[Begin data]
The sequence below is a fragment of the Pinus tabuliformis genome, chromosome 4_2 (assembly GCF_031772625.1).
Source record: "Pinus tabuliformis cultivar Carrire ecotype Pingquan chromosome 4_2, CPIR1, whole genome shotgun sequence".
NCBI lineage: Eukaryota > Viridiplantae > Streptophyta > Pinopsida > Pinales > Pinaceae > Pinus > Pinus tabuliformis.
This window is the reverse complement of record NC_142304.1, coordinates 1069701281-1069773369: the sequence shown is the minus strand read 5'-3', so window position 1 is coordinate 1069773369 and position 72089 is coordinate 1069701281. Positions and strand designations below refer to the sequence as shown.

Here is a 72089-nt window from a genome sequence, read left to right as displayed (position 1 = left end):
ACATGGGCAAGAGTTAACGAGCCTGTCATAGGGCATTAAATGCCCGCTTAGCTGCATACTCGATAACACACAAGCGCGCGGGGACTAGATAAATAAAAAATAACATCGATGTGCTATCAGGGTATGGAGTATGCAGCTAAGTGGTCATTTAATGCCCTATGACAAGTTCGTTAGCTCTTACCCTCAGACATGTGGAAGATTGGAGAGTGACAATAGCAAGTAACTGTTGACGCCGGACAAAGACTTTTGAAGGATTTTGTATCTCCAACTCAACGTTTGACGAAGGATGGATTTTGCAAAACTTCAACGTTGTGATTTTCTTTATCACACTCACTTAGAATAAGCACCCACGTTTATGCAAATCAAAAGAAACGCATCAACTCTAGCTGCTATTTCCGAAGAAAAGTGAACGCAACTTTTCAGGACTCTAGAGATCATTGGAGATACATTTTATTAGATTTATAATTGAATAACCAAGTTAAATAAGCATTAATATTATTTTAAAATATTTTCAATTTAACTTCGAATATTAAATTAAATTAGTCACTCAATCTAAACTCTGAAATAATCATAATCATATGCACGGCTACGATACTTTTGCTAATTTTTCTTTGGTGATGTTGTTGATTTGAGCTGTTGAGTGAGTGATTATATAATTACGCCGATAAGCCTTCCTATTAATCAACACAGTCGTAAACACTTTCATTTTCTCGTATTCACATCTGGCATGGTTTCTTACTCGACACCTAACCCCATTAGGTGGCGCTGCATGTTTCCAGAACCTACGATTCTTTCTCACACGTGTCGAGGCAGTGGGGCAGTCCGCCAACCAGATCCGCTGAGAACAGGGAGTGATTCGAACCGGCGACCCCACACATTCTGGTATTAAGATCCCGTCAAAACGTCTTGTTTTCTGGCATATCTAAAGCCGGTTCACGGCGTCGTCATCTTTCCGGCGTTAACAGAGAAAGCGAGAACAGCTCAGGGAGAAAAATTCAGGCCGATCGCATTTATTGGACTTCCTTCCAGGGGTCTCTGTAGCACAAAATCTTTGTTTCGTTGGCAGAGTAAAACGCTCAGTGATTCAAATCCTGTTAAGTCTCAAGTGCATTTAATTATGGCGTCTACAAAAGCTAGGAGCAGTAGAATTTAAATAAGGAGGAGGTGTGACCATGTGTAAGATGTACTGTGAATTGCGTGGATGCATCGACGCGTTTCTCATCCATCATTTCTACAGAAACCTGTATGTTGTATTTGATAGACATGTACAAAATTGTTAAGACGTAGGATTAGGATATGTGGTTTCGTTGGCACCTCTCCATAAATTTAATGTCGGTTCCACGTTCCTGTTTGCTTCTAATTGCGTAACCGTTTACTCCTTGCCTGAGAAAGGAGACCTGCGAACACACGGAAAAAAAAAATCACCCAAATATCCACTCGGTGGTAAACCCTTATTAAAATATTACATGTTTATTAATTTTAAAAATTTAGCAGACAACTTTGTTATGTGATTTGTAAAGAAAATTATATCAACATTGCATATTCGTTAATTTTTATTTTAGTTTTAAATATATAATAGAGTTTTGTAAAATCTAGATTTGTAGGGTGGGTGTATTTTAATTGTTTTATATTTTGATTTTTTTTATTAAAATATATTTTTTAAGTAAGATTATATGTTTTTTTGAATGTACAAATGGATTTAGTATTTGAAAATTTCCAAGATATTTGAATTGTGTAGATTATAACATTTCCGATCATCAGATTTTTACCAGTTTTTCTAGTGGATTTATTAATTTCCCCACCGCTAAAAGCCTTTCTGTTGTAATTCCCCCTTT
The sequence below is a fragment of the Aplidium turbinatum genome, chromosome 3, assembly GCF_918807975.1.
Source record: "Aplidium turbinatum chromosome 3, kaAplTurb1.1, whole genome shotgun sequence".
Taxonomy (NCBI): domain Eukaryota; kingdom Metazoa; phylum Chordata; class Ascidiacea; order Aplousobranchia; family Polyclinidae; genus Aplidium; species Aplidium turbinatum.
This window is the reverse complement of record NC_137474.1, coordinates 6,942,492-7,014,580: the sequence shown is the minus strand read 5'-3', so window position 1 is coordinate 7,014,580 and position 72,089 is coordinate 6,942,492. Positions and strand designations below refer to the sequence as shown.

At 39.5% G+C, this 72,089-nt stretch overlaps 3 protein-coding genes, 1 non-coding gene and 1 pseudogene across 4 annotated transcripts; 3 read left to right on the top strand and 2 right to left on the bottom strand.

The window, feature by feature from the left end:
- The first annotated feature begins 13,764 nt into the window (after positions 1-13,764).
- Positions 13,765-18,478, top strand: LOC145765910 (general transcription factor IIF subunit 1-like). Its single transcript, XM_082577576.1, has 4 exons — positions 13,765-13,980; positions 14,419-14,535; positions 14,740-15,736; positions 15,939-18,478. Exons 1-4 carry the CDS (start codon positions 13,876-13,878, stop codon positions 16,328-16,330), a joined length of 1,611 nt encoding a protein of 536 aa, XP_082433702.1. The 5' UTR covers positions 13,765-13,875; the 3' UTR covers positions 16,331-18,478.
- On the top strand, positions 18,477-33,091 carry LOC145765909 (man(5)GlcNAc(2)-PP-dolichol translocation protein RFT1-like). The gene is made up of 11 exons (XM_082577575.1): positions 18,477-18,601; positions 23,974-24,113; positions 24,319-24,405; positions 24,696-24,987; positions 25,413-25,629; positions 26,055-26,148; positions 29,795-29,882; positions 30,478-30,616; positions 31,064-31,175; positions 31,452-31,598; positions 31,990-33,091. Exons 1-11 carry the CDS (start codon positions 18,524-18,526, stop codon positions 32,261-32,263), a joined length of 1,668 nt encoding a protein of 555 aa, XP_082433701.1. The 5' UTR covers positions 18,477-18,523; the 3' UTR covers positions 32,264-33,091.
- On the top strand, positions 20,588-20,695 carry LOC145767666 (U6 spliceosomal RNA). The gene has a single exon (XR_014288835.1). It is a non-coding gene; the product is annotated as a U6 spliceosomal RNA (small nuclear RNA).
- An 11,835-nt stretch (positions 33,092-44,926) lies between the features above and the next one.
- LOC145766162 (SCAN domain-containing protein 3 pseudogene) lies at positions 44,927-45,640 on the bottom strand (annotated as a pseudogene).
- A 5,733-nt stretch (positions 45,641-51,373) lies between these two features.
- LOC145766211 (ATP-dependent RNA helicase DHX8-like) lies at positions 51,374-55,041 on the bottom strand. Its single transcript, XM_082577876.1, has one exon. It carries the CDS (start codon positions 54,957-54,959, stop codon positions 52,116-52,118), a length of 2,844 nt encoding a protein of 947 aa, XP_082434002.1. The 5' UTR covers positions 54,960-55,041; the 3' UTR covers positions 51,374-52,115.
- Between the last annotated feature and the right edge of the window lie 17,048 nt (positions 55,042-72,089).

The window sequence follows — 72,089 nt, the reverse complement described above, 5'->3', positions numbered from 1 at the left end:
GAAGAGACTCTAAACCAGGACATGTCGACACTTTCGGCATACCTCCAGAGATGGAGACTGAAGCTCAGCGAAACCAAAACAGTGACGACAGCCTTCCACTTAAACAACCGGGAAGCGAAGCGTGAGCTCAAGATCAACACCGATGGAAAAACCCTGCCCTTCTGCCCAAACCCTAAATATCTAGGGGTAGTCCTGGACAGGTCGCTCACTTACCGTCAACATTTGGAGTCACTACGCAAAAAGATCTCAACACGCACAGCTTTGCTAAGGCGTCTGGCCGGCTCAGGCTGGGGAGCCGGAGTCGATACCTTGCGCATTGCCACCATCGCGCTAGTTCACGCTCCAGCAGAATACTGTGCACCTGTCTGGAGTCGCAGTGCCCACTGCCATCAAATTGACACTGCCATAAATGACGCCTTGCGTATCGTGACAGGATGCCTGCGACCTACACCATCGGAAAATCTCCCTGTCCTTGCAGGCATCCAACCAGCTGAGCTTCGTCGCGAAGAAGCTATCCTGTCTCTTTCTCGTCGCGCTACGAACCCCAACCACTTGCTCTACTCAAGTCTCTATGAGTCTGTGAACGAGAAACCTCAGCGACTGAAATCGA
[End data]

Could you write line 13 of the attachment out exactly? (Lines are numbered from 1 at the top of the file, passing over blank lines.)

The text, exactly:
- The first annotated feature begins 13,764 nt into the window (after positions 1-13,764).